The White House, President George W. Bush Click to print this document

For Immediate Release
July 11, 2006

Setting the Record Straight: The President's Policies Are Increasing Tax Revenues and Growing Our Economy

     Fact sheet In Focus: Economy
     Fact sheet Setting the Record Straight

The New York Times : "Earlier This Year, The Administration Conveniently Projected A Highly Inflated Deficit Of $423 Billion." (Editorial, "Another Mission 'Accomplished,'" The New York Times, 7/11/06)

White House Press Secretary Tony Snow: "In other words, the thesis of these skeptics is that the Administration is going to put out a forecast that's going to make us look bad for six months so we can get one day's good publicity?  That's insane.  I mean, that's politically insane. … If you're looking for a time when you want to get a hit, the summer vacation season is probably not prime time for trying to win the big political points."  (Tony Snow, Press Gaggle, Washington, DC, 7/11/06)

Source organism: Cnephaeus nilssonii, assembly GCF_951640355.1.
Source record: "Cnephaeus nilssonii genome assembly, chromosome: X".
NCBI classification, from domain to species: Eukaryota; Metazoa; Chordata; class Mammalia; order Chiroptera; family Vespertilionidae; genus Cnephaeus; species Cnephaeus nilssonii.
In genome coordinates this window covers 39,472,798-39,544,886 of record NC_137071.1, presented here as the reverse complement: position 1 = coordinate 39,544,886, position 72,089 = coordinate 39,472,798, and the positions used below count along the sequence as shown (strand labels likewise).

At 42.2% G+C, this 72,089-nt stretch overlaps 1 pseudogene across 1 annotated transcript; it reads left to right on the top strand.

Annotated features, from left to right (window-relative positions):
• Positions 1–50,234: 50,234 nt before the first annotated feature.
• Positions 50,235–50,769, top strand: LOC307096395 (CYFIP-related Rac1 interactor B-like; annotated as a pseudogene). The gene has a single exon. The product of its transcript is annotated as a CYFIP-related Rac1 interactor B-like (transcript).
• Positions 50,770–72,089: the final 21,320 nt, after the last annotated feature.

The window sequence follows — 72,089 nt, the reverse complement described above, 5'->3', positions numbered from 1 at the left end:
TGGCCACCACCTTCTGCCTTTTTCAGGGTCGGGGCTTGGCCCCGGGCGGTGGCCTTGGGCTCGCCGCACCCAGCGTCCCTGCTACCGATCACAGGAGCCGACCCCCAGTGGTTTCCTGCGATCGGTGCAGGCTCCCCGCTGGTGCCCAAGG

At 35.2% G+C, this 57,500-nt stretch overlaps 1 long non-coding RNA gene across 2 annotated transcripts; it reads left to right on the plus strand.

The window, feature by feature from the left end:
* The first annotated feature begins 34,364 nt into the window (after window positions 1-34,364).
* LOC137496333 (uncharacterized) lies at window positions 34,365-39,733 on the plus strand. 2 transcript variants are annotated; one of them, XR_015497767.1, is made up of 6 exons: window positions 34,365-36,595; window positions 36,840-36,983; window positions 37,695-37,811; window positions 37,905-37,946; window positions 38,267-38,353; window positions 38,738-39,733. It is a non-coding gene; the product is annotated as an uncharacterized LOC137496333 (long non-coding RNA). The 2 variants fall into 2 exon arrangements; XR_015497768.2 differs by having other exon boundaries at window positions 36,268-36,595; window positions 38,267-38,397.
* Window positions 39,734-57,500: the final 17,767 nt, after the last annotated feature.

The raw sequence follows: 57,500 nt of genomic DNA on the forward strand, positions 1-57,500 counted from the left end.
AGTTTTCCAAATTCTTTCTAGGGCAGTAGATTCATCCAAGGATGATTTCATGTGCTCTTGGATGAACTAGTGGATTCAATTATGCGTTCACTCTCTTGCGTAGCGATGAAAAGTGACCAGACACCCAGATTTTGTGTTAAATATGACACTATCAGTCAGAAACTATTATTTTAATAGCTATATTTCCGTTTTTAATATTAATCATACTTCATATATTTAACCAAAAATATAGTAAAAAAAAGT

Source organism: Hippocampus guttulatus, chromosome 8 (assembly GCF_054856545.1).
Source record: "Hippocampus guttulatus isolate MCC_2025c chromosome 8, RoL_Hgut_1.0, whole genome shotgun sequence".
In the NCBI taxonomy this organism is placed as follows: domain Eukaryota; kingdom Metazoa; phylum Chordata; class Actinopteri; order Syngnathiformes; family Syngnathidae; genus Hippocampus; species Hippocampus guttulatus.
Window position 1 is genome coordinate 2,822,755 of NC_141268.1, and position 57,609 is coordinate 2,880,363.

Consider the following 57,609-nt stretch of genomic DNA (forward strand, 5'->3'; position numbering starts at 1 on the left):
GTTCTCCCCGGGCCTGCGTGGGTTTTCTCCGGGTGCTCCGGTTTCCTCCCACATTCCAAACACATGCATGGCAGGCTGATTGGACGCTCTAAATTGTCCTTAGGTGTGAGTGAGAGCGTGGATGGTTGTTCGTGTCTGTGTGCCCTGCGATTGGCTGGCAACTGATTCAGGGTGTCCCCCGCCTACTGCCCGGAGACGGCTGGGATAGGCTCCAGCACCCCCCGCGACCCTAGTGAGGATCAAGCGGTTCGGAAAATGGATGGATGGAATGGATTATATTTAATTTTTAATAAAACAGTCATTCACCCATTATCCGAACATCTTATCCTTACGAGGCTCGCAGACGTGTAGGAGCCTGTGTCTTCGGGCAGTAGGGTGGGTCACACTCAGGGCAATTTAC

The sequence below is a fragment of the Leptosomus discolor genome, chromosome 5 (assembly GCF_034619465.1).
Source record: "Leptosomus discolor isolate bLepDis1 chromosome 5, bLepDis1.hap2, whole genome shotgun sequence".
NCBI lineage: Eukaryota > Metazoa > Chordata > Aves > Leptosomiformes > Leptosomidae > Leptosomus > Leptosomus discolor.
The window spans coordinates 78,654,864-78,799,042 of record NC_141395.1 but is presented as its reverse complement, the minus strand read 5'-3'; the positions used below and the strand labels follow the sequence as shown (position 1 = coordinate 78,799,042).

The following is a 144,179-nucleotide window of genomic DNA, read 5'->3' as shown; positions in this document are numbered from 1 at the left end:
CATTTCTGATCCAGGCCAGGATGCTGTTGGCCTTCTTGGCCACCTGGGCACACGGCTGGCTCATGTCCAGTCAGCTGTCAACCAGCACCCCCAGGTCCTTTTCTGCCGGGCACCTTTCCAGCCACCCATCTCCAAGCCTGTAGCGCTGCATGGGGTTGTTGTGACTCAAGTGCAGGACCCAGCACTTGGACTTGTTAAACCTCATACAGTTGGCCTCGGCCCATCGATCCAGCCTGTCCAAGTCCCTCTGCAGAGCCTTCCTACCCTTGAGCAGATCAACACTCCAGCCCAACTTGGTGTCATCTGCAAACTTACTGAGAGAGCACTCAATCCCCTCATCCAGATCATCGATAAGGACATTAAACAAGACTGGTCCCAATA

In 11 Of The Past 15 Years, Revenue Forecasts Have Increased From February To The End-Of-Year Actual Figures, Leading To Reductions In The Deficit. 

The Congressional Budget Office (CBO) And Other Forecasters Also Under-Estimated Revenue Growth.  CBO initially estimated receipts would grow by 7 percent.  However, in their most recent monthly report, they acknowledged that receipt growth has been much stronger: "Revenues continue to grow strongly, up by about 13 percent over receipts at the same time last year."  ("Monthly Budget Review," Congressional Budget Office, 7/7/06)